Top KL court rules on divorce and custody for non-Muslims

It says civil court has jurisdiction, and Muslim converts cannot try to escape obligations

Malaysia's Federal Court ruled yesterday that the civil court has exclusive jurisdiction over divorce and custody matters for non-Muslim marriages.

A five-man bench chaired by Court of Appeal president Justice Raus Sharif said a non-Muslim spouse could not abuse his conversion to Islam to escape his obligations. "Divorce and custody of non-Muslim marriages are exclusive jurisdiction of the civil court.

"The Syariah Court only has jurisdiction over marriage and divorce when both parties are Muslims," Justice Raus said.

The judge was commenting in reference to a protracted custody battle between a Hindu woman, Ms S. Deepa, and her former husband, Muslim convert Izwan Abdullah, who converted their two children Sharmila (Nurul Nabila), 11, and Mithran (Nabil), eight, to Islam without her consent.

While the new ruling favoured Ms Deepa, the panel decided to split the custody between the parents, with Ms Deepa having custody of their daughter Sharmila and Mr Izwan of their son Mithran.

"Both are quite settled with their parents," Justice Raus said after the judges met the children in chambers earlier.

In April 2012, Mr Izwan had unilaterally converted the children to Islam without Ms Deepa's knowledge. The Syariah Court had then granted him custody of both children but the judgment was reversed by the Seremban High Court on April 7, 2014.

Two days later, Mr Izwan abducted Mithran and has kept him ever since.

The Women's Aid Organisation (WAO) slammed the court for awarding Mr Izwan custodial right over Mithran, arguing that it only validates the violent abduction.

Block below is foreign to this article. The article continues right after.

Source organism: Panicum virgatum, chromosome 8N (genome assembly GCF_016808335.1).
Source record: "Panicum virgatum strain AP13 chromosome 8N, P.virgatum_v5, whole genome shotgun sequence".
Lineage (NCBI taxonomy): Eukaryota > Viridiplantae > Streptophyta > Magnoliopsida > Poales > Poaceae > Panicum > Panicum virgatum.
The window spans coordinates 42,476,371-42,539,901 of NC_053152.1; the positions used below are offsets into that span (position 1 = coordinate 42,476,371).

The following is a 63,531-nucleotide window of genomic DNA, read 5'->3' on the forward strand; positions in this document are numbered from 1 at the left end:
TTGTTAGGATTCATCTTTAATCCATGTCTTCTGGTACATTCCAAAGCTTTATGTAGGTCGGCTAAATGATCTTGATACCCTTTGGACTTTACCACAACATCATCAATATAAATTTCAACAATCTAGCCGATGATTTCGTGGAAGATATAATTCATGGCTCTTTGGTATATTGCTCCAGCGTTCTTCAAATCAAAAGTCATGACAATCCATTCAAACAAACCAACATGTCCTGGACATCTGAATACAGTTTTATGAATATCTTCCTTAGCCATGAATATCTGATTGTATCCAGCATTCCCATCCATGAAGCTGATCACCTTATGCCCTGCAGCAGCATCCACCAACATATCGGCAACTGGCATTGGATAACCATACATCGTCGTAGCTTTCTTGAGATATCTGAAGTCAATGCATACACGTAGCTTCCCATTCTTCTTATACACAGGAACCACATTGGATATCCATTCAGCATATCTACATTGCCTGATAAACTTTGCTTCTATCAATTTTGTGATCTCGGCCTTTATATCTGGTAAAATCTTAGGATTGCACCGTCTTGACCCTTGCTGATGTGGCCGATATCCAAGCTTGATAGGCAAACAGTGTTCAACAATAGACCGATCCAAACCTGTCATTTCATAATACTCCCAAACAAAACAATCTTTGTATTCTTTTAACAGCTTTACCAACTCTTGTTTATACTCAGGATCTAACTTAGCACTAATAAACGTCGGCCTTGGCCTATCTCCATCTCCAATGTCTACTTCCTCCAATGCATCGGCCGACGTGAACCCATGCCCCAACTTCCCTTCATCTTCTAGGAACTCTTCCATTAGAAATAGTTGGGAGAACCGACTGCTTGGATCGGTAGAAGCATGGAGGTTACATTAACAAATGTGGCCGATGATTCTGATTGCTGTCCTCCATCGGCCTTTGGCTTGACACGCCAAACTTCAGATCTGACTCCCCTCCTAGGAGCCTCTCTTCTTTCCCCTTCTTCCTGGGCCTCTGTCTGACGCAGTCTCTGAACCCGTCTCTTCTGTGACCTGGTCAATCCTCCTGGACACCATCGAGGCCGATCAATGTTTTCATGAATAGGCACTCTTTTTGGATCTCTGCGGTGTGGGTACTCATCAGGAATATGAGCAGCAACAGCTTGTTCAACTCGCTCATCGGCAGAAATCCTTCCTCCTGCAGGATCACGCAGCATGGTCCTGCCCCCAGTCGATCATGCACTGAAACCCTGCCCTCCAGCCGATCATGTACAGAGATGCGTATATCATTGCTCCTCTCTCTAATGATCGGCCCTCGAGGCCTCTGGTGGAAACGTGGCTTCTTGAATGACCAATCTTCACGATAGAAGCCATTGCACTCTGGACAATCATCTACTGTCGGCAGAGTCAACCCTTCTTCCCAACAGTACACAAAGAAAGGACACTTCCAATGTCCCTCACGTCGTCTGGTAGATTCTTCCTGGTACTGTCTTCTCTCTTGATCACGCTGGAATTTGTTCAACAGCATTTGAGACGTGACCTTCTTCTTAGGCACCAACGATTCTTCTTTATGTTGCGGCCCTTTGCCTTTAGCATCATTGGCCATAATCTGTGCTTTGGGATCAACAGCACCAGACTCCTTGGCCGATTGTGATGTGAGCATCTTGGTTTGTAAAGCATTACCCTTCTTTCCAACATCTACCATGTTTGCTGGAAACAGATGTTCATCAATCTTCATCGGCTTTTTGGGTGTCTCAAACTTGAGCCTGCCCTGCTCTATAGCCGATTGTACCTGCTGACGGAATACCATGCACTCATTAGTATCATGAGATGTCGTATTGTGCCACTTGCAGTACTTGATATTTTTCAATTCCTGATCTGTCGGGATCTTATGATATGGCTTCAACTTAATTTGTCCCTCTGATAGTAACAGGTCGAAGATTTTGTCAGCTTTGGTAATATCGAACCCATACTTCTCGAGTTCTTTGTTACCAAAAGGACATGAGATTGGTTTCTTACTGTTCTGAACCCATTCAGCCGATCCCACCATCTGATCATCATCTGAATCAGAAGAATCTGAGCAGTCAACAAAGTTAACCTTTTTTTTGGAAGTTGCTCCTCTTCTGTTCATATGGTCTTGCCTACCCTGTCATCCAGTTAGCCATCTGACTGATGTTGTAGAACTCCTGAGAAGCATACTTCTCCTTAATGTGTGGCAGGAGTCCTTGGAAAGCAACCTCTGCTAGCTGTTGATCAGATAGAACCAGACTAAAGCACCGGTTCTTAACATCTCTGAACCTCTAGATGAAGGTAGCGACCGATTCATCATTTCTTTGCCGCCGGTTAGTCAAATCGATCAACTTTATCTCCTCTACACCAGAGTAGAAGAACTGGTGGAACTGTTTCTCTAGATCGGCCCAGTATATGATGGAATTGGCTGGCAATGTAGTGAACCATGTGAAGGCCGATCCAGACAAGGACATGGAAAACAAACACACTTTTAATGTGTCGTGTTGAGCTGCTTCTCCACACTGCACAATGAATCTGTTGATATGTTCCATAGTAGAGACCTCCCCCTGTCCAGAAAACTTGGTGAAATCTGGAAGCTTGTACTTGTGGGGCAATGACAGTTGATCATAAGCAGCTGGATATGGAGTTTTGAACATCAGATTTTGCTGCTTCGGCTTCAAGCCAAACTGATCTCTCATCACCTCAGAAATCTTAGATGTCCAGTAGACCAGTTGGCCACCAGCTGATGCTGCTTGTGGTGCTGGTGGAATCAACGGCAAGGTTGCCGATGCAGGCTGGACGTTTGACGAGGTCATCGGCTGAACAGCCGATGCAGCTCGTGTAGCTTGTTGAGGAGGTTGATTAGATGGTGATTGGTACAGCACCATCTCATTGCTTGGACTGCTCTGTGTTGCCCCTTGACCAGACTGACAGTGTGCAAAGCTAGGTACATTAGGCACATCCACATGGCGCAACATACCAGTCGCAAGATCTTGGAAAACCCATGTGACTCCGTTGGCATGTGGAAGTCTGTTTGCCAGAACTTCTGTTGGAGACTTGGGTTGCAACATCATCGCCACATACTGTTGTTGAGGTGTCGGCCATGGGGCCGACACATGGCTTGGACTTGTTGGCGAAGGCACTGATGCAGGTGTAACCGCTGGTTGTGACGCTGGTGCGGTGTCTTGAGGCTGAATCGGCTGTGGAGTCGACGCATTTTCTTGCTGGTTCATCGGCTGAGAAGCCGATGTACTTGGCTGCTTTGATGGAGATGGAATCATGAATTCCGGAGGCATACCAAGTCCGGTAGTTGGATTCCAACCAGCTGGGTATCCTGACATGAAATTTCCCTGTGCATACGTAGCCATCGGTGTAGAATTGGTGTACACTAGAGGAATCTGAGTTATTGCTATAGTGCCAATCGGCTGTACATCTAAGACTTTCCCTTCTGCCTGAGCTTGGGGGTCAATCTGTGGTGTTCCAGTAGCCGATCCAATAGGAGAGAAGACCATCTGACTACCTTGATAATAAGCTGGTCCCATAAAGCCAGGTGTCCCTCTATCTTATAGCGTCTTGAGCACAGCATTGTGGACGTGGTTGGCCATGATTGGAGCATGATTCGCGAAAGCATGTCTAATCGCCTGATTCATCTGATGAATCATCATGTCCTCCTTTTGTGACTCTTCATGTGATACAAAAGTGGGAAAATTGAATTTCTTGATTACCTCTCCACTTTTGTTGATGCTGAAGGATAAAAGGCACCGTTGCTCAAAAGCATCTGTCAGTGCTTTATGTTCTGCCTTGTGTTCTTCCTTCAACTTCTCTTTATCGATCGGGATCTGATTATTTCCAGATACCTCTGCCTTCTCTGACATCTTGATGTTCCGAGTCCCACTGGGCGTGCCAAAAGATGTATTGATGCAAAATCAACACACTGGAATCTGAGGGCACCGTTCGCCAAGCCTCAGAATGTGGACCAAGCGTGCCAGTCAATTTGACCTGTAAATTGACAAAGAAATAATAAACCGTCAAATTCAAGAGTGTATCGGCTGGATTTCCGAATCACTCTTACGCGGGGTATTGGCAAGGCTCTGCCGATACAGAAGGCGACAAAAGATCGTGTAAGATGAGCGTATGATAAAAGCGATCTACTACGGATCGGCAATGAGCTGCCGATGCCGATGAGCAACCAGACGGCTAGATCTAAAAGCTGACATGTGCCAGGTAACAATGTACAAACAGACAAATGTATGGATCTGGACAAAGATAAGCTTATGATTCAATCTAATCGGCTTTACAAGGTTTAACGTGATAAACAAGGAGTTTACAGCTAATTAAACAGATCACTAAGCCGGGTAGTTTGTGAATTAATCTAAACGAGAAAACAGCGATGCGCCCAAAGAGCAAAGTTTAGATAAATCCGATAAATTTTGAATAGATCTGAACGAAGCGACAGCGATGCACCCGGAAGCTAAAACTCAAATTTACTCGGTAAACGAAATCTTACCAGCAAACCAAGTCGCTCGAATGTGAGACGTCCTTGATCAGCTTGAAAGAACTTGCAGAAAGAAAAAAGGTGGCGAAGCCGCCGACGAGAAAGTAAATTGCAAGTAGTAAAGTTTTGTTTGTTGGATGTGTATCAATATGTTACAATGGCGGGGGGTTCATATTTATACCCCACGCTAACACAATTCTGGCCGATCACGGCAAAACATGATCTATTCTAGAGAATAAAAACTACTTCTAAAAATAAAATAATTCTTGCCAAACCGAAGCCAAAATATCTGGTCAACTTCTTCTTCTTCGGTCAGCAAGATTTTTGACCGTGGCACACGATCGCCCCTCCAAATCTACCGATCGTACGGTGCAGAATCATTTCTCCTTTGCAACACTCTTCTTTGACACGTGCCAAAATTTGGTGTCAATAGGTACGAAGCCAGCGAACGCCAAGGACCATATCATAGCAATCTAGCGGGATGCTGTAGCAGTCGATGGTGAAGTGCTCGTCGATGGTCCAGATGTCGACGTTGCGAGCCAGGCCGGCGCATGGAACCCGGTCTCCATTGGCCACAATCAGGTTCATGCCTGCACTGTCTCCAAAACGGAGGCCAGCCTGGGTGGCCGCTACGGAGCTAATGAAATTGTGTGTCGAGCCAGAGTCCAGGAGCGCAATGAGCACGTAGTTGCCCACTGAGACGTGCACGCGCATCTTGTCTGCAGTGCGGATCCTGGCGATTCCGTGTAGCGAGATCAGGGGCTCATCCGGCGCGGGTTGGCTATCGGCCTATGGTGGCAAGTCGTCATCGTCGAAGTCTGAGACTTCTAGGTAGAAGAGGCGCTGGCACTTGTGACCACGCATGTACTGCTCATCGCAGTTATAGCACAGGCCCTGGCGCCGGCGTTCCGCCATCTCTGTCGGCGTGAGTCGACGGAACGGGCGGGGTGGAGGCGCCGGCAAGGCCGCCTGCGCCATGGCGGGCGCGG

"The Court failed to take into account his direct disregard of the original Order of the High Court that awarded custody of both children to Deepa, as well as the well-documented history of domestic violence in this case," WAO president Carol Chin said in a statement.

The decision may encourage more unilateral conversions by one spouse and undermine the rights of the child, she warned.

The ruling yesterday will have bearing on other custodial battles between non-Muslims and Muslim converts, including a pending case filed by kindergarten teacher M. Indira Gandhi.

Ms Gandhi had challenged the unilateral conversion of her three children to Islam by her ex-husband Muhammad Riduan Abdullah, previously known as K. Patmanathan.

The Court of Appeal decided on Dec 30 last year that issues regarding Muslim conversion were exclusively under the jurisdiction of the Syariah Court.

Ms Gandhi's lawyer, Mr M. Kula Segaran, welcomed the latest ruling. "In view of Deepa's case, Indira's case has to be relooked at, the ruling on the civil court's jurisdiction over non-Muslim marriages is favourable to us," Mr Kula Segaran told The Straits Times.

But he argued more could be done to reduce marriage conflicts between non-Muslims and Muslim converts.

"The Law Reform (Marriage and Divorce) Act has to be strengthened to avoid future disputes so that marriages under civil law must be settled in civil court. The Cabinet has promised to make amendments to this Act and these promises must be kept," he said.

A version of this article appeared in the print edition of The Straits Times on February 11, 2016, with the headline 'Top KL court rules on divorce and custody for non-Muslims'. Print Edition | Subscribe